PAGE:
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Blood Group

Blood can be classified into distinct blood groups. These groups are formed on the basis of the presence or absence of certain antibody antigens. Both antibodies and antigens are found on the surface of the red blood cells. These compounds are hereditary. That is, they are transferred across generations. Using this statement, we can say blood group is not formed randomly in a child. It is formed due to the inheritance of particular compounds specifying a particular blood type.

Blood Group

Antigens can be proteins, glycoproteins, lipids and carbohydrates, depending on the classification system. Some of these antigens can be found on the surface of numerous other cell types found in different organs. A blood group system comprises a number of these red blood cell surface antigens that can all come from the same allele (or different gene).

An individual's blood type is inherited and reflects both parents' contributions. Due to the wide distribution of the type of antigens and antibodies, The International Society of Blood Transfusion has made at least forty-three different blood group systems for humans. Some examples are the usual ABO blood grouping or + or - a symbol for RhD blood status.

Blood Grouping Systems

A person's blood type is one of several potential combinations of blood-group antigens; a full blood type would describe each of the 43 blood groups. The blood group present at the time of birth remains the same for the entire life. That is, blood groups, do not change with age or any other factor. However, there are a few exceptions where it can change. The main reason for the same is usually the addition or suppression of a particular antigen brought into the body through infection, autoimmune disorder or cancer.

Blood Group

Another condition which can also change a person's blood type is a bone marrow transplant. Many leukaemia and lymphomas are treated through bone marrow transplants. When a person receives bone marrow from a donor who has a different ABO type than they do (for example, a type-A patient receiving a type O donor's bone marrow), the patient's blood type eventually changes to that of the donor. This is due to the fact that the patient's hematopoietic stem cells (HSCs) are eliminated either by bone marrow ablation or by the donor's T-cells.

So, in such a scenario, the patient's original red blood cells will be completely replaced by new cells made from donor HSCs and patient's cells by that time will be perished. The new cells' surface antigens will differ from those on the surface of the patient's initial red blood cells, assuming the donor had a different ABO type.

Some blood types are linked to the inheritance of certain disorders; the Kell antigen, for instance, is occasionally linked to McLeod syndrome.

Blood types may influence an individual's susceptibility to infections; one example is the resistance to a particular variety of malaria exhibited in those missing the Duffy antigen.

Population groups from regions with a high malaria prevalence had less of the Duffy antigen, perhaps due to natural selection.

Blood Grouping System - ABO

Four categories can be made based on the presence or absence of a specific antigen in a person's blood. When talking about the ABO type of blood grouping system, antigens and antibodies are considered. According to this classification, two types of antigen and two antibodies are present in human blood. They are antigen A and antigen B. The two antibodies are antibody A and antibody B. Red blood cells and serum antibodies both include antigens.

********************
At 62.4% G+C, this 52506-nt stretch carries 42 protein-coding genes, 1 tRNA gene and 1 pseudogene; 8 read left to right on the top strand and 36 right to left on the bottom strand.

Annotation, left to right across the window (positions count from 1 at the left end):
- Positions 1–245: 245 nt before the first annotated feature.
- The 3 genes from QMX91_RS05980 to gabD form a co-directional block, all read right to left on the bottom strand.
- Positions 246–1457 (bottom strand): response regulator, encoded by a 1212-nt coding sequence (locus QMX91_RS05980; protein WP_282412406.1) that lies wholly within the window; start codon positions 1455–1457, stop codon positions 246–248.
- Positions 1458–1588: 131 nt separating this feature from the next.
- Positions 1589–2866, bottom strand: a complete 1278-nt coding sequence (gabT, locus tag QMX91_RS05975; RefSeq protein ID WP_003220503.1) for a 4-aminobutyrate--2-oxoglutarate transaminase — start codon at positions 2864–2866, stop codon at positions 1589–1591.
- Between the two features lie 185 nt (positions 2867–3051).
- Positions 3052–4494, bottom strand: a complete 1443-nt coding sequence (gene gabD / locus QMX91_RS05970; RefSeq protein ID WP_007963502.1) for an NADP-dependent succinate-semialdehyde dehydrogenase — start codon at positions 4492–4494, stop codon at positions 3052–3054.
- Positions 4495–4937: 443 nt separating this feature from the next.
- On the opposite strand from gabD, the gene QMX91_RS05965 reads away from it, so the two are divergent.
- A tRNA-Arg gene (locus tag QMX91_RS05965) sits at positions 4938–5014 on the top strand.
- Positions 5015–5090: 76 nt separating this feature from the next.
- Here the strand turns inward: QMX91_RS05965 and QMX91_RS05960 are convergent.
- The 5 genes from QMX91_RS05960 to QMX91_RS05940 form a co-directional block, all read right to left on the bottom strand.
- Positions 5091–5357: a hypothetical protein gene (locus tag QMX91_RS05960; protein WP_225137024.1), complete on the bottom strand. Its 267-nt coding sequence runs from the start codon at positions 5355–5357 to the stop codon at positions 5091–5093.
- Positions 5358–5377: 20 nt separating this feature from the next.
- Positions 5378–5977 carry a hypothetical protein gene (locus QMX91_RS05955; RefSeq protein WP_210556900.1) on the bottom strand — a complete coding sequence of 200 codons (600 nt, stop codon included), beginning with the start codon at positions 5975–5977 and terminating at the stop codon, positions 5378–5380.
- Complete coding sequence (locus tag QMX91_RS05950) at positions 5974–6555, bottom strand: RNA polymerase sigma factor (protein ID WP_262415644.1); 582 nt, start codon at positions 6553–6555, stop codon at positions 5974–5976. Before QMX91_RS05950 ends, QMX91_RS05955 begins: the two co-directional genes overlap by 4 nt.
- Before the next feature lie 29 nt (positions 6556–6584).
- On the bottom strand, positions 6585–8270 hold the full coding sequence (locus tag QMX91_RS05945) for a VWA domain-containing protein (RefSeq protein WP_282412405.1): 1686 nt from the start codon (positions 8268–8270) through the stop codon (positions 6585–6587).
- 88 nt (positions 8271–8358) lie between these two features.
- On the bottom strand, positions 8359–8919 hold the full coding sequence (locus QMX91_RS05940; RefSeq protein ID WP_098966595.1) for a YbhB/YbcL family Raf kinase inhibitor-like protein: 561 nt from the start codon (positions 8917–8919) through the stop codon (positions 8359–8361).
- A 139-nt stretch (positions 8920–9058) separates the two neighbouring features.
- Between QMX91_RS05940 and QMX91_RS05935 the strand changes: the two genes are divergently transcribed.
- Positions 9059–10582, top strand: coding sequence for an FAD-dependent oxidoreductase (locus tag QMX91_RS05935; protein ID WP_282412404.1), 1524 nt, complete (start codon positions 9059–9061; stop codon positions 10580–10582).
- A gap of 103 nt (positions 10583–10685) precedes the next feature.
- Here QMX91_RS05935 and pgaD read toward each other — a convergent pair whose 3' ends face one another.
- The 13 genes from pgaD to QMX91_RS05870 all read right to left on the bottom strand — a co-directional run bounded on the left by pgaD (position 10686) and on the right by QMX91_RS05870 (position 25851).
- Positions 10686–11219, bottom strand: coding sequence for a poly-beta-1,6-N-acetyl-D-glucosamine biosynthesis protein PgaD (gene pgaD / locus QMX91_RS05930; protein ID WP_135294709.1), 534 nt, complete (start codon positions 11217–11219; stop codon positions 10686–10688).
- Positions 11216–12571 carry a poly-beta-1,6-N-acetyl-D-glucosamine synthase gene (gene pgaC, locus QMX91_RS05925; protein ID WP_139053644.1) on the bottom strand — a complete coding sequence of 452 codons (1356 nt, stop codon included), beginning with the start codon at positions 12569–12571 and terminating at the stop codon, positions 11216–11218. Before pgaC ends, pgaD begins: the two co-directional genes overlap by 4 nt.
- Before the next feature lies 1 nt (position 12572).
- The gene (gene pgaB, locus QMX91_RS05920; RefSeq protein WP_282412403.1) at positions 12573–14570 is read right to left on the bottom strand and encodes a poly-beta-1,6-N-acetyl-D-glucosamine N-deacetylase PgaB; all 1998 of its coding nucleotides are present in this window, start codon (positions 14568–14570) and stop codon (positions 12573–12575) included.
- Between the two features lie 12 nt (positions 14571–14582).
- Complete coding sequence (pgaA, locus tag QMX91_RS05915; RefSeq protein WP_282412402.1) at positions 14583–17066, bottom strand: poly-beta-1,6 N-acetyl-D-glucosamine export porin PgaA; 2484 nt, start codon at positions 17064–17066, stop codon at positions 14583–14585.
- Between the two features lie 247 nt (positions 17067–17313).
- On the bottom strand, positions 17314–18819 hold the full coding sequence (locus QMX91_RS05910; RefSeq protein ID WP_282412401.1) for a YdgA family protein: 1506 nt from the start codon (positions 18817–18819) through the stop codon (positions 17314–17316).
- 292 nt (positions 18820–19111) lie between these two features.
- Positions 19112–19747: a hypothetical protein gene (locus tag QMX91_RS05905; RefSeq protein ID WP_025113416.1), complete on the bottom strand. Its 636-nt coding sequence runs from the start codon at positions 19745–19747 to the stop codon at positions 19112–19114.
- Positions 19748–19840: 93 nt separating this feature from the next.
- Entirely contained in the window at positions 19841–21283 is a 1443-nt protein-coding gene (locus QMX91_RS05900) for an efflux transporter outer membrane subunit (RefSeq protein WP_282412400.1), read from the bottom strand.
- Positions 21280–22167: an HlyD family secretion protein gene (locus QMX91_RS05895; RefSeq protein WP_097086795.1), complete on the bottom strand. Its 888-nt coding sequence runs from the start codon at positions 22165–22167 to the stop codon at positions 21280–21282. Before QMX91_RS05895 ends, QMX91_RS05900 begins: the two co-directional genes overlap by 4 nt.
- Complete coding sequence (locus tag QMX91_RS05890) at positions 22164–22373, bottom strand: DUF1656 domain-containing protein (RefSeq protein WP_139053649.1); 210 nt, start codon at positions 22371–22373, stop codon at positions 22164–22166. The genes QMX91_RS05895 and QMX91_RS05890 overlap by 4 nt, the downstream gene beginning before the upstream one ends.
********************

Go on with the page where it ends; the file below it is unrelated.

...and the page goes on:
Blood Group
  1. People who have both antigen A and antigen B in their blood. Such people are called AB blood group people.
  2. People who have only antigen B in their blood. They are called B blood group people.
  3. People who have only A antigen in their blood. They are called A blood group people.
  4. People who lack either of the antigens in their blood. Such people are called O blood group people.

Along with the antigen, a specific pattern of antibodies is also present in human blood. The distribution of antibodies concerning antigens is as follows:

  • Antibody B and antigen A
  • Antibody A and antigen B
  • Without either antibody A or B, antigen AB
  • Antibody A and B with antigen null (group O)

The relationship between antigen and antibody is due to their specific response toward each other. Such a response is called agglutination. It is seen that antigen A always agglutinates with antibody A. Similarly, antigen B agglutinates with antibody B. Moreover, blood transfusion is safe as long as the serum of the person receiving blood does not include antibodies to the donor's blood cell antigens.

The most crucial blood-group system for transfusions of human blood is the ABO system. Immunoglobulin M, or IgM, are frequently linked to anti-A and anti-B antibodies.

Although blood group compatibility guidelines are often applied to new-borns and infants, it has been postulated that ABO IgM antibodies are created in the early years of life by sensitization to environmental factors, including food, germs, and viruses. A/B/C was the initial nomenclature employed by Karl Landsteiner in 1901; "C" was eventually changed to "O" in later publications. Type O is frequently called 0 (zero or null) in other languages.

Rh Blood Grouping

With 50 antigens today, this system ranks as the second-most important blood-group system in human blood transfusion. Of the five primary Rh antigens, the D antigen is the one that has the most potential to elicit an immunological response. It is typical for D-negative people to lack any anti-D IgG or IgM antibodies since sensitization to environmental factors trigger seldom results in the production of anti-D antibodies. However, after a sensitizing event, such as a blood transfusion containing D-positive RBCs or maybe a fetomaternal transfusion of blood from a pregnant woman, D-negative people might develop IgG anti-D antibodies. In certain situations, Rh's illness may manifest. Asian populations have a substantially lower prevalence of Rh-negative blood types (0.3%) than European cultures (15%).